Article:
Hiroshima: Why America Dropped the Atomic Bomb

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Little, Brown, Sep 1, 1996 - History - 208 pages
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The bombing of Hiroshima was one of the pivotal events of the twentieth century, yet this controversial question remains unresolved. At the time, General Dwight Eisenhower, General Douglas MacArthur, and chief of staff Admiral William Leahy all agreed that an atomic attack on Japanese cities was unnecessary. All of them believed that Japan had already been beaten and that the war would soon end. Was the bomb dropped to end the war more quickly? Or did it herald the start of the Cold War? In his probing new study, prizewinning historian Ronald Takaki explores these factors and more. He considers the cultural context of race - the ways in which stereotypes of the Japanese influenced public opinion and policymakers - and also probes the human dimension. Relying on top secret military reports, diaries, and personal letters, Takaki relates international policies to the individuals involved: Los Alamos director J. Robert Oppenheimer, Secretary of State James Byrnes, Secretary of War Henry L. Stimson, and others... but above all, Harry Truman.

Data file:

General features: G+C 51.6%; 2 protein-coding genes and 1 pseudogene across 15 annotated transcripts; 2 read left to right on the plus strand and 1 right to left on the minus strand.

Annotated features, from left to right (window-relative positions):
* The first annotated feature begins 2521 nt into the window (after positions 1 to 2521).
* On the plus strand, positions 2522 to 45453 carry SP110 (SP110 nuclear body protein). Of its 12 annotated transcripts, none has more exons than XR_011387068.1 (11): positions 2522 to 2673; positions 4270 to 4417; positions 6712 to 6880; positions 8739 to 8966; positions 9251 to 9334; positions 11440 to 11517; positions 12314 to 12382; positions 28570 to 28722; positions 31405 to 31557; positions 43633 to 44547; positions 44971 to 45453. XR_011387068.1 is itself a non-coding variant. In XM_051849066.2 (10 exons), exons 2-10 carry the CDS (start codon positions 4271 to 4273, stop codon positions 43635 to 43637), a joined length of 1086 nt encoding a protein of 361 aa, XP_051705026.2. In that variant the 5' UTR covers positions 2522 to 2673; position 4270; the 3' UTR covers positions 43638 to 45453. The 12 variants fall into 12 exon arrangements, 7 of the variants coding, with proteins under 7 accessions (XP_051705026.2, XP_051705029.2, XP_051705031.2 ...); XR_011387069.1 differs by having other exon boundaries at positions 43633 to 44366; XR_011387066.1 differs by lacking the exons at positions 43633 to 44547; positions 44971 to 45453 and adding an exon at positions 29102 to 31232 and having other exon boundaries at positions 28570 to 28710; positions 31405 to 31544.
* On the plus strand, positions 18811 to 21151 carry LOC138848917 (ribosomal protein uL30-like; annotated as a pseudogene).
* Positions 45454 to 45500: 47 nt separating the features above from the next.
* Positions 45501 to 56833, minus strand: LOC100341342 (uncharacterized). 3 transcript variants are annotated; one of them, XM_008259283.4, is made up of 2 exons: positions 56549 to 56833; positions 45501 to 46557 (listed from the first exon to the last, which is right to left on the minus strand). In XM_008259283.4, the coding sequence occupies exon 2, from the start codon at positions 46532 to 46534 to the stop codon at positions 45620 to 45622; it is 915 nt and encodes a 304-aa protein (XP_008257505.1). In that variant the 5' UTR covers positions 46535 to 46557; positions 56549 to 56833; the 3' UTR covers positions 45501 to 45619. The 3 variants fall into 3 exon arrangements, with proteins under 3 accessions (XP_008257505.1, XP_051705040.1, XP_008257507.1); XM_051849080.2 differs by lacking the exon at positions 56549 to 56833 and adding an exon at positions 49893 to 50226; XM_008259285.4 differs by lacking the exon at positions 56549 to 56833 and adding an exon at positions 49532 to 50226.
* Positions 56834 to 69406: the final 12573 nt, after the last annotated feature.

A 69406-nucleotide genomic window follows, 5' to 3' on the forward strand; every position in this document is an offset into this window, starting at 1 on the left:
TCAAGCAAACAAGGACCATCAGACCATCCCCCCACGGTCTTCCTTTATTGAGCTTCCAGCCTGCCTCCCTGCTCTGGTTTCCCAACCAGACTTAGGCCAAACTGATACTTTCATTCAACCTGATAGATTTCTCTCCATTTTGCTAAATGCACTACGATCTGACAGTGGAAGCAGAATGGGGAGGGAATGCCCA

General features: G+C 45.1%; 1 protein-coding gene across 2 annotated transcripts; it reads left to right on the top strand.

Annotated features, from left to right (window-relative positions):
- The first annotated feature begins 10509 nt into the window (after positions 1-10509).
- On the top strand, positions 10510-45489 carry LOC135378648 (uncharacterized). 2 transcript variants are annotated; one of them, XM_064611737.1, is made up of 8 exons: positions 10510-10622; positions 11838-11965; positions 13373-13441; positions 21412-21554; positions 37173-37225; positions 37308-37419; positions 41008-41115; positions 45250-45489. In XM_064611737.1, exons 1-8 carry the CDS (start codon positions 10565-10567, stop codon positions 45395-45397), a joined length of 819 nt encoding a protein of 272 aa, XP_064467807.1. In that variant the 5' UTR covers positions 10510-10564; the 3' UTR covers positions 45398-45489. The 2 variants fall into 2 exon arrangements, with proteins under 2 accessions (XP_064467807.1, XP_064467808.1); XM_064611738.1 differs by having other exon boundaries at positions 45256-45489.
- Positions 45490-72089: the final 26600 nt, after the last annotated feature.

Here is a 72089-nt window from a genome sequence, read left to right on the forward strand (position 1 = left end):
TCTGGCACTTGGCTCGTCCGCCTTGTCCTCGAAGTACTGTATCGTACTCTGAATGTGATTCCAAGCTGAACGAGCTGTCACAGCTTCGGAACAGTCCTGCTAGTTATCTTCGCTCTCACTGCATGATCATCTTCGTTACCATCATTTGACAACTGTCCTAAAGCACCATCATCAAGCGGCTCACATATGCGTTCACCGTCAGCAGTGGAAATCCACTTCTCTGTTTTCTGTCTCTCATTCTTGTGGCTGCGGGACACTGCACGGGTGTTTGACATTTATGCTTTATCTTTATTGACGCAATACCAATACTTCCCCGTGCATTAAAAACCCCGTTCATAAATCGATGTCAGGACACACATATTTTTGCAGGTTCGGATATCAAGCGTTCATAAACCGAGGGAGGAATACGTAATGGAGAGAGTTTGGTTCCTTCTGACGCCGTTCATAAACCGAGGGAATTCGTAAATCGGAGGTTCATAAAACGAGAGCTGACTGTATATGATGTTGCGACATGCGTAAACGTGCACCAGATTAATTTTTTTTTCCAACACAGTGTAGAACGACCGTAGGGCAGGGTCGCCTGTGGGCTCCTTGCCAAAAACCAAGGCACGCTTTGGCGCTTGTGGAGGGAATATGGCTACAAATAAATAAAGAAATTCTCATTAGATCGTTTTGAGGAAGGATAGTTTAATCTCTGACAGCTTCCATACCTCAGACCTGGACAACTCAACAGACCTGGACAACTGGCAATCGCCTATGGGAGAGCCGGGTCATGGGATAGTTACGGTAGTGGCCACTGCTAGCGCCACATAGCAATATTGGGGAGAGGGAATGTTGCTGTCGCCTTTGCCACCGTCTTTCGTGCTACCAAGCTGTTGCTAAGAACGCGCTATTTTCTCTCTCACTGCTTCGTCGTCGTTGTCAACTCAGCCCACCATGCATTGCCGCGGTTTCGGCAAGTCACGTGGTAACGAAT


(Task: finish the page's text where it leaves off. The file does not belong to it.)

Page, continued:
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LibraryThing Review

User Review  - tess_schoolmarm - LibraryThing

Takaki gives the standard arguments against dropping the bomb but adds a new one: The U.S dropped the bomb because of the race issue: yellow skin. He argues that the U.S. did not drop the bomb on the ... Read full review

HIROSHIMA: Why America Dropped the Atomic Bomb

User Review  - Jane Doe - Kirkus

In a thoughtful and generally nonpolemical contribution to the extensive literature on the atomic bombings of Hiroshima and Nagasaki, Takaki (Ethnic Studies/Berkeley; Democracy and Race, 1994, etc ... Read full review

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About the author (1996)

Ronald Takaki is a Fellow of the Society of American Historians & a professor of Ethnic Studies at the University of California, Berkeley. His books include "Strangers from a Different Shore" & "A Different Mirror" &, most recently, "A Larger Memory".

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